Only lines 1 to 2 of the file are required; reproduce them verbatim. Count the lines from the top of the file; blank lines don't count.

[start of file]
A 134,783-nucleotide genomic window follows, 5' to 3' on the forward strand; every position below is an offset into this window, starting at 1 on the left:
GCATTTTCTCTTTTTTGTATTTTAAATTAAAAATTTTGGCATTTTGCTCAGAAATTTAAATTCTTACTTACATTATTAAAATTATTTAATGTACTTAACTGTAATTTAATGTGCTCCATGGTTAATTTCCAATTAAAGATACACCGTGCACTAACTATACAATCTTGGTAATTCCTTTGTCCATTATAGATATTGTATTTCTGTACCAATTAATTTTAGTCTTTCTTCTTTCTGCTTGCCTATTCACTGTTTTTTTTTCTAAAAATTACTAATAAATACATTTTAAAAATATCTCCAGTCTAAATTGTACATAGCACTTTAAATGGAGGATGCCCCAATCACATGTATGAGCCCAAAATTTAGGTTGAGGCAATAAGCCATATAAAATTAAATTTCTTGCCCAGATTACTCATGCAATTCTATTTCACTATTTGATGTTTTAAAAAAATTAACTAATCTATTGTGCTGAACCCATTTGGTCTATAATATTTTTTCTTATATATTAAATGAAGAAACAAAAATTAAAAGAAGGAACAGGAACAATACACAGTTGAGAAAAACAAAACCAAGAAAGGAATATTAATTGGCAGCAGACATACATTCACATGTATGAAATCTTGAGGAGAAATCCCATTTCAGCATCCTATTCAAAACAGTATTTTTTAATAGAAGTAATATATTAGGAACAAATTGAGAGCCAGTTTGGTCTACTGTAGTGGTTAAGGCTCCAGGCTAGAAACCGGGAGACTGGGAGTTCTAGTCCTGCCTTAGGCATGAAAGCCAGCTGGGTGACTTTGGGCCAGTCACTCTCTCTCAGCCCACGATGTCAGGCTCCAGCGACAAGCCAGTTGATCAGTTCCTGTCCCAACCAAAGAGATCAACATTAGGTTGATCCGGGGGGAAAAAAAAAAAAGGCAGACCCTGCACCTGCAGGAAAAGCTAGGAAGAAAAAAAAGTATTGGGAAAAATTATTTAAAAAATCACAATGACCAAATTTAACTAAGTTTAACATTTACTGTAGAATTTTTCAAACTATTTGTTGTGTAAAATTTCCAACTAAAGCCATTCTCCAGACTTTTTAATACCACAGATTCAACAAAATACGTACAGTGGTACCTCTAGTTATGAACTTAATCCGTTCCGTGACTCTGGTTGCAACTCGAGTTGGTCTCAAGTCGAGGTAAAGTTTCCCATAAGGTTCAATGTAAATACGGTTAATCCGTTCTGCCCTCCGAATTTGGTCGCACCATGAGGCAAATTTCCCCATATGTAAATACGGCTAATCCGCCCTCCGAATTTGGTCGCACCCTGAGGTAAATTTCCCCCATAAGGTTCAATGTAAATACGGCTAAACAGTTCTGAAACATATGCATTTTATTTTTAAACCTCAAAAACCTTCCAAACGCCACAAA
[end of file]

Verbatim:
A 134,783-nucleotide genomic window follows, 5' to 3' on the forward strand; every position below is an offset into this window, starting at 1 on the left:
GCATTTTCTCTTTTTTGTATTTTAAATTAAAAATTTTGGCATTTTGCTCAGAAATTTAAATTCTTACTTACATTATTAAAATTATTTAATGTACTTAACTGTAATTTAATGTGCTCCATGGTTAATTTCCAATTAAAGATACACCGTGCACTAACTATACAATCTTGGTAATTCCTTTGTCCATTATAGATATTGTATTTCTGTACCAATTAATTTTAGTCTTTCTTCTTTCTGCTTGCCTATTCACTGTTTTTTTTTCTAAAAATTACTAATAAATACATTTTAAAAATATCTCCAGTCTAAATTGTACATAGCACTTTAAATGGAGGATGCCCCAATCACATGTATGAGCCCAAAATTTAGGTTGAGGCAATAAGCCATATAAAATTAAATTTCTTGCCCAGATTACTCATGCAATTCTATTTCACTATTTGATGTTTTAAAAAAATTAACTAATCTATTGTGCTGAACCCATTTGGTCTATAATATTTTTTCTTATATATTAAATGAAGAAACAAAAATTAAAAGAAGGAACAGGAACAATACACAGTTGAGAAAAACAAAACCAAGAAAGGAATATTAATTGGCAGCAGACATACATTCACATGTATGAAATCTTGAGGAGAAATCCCATTTCAGCATCCTATTCAAAACAGTATTTTTTAATAGAAGTAATATATTAGGAACAAATTGAGAGCCAGTTTGGTCTACTGTAGTGGTTAAGGCTCCAGGCTAGAAACCGGGAGACTGGGAGTTCTAGTCCTGCCTTAGGCATGAAAGCCAGCTGGGTGACTTTGGGCCAGTCACTCTCTCTCAGCCCACGATGTCAGGCTCCAGCGACAAGCCAGTTGATCAGTTCCTGTCCCAACCAAAGAGATCAACATTAGGTTGATCCGGGGGGAAAAAAAAAAAAGGCAGACCCTGCACCTGCAGGAAAAGCTAGGAAGAAAAAAAAGTATTGGGAAAAATTATTTAAAAAATCACAATGACCAAATTTAACTAAGTTTAACATTTACTGTAGAATTTTTCAAACTATTTGTTGTGTAAAATTTCCAACTAAAGCCATTCTCCAGACTTTTTAATACCACAGATTCAACAAAATACGTACAGTGGTACCTCTAGTTATGAACTTAATCCGTTCCGTGACTCTGGTTGCAACTCGAGTTGGTCTCAAGTCGAGGTAAAGTTTCCCATAAGGTTCAATGTAAATACGGTTAATCCGTTCTGCCCTCCGAATTTGGTCGCACCATGAGGCAAATTTCCCCATATGTAAATACGGCTAATCCGCCCTCCGAATTTGGTCGCACCCTGAGGTAAATTTCCCCCATAAGGTTCAATGTAAATACGGCTAAACAGTTCTGAAACATATGCATTTTATTTTTAAACCTCAAAAACCTTCCAAACGCCACAAA